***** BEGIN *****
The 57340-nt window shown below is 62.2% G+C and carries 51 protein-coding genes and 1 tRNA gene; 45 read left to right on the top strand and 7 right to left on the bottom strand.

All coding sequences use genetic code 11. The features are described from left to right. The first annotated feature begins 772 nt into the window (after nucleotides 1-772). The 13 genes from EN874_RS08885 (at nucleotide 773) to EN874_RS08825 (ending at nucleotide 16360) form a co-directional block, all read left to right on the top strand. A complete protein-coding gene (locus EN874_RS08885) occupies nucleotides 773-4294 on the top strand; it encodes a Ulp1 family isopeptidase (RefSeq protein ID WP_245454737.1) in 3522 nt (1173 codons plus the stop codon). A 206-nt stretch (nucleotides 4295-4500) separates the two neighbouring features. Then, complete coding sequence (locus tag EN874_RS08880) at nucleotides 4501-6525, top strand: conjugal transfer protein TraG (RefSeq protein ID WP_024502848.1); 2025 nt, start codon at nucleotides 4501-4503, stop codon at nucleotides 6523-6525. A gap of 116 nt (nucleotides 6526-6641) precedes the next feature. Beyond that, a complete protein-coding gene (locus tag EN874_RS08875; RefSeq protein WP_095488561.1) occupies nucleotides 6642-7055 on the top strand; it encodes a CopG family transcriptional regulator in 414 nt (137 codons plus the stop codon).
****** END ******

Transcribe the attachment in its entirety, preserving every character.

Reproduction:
The 57340-nt window shown below is 62.2% G+C and carries 51 protein-coding genes and 1 tRNA gene; 45 read left to right on the top strand and 7 right to left on the bottom strand.

All coding sequences use genetic code 11. The features are described from left to right. The first annotated feature begins 772 nt into the window (after nucleotides 1-772). The 13 genes from EN874_RS08885 (at nucleotide 773) to EN874_RS08825 (ending at nucleotide 16360) form a co-directional block, all read left to right on the top strand. A complete protein-coding gene (locus EN874_RS08885) occupies nucleotides 773-4294 on the top strand; it encodes a Ulp1 family isopeptidase (RefSeq protein ID WP_245454737.1) in 3522 nt (1173 codons plus the stop codon). A 206-nt stretch (nucleotides 4295-4500) separates the two neighbouring features. Then, complete coding sequence (locus tag EN874_RS08880) at nucleotides 4501-6525, top strand: conjugal transfer protein TraG (RefSeq protein ID WP_024502848.1); 2025 nt, start codon at nucleotides 4501-4503, stop codon at nucleotides 6523-6525. A gap of 116 nt (nucleotides 6526-6641) precedes the next feature. Beyond that, a complete protein-coding gene (locus tag EN874_RS08875; RefSeq protein WP_095488561.1) occupies nucleotides 6642-7055 on the top strand; it encodes a CopG family transcriptional regulator in 414 nt (137 codons plus the stop codon).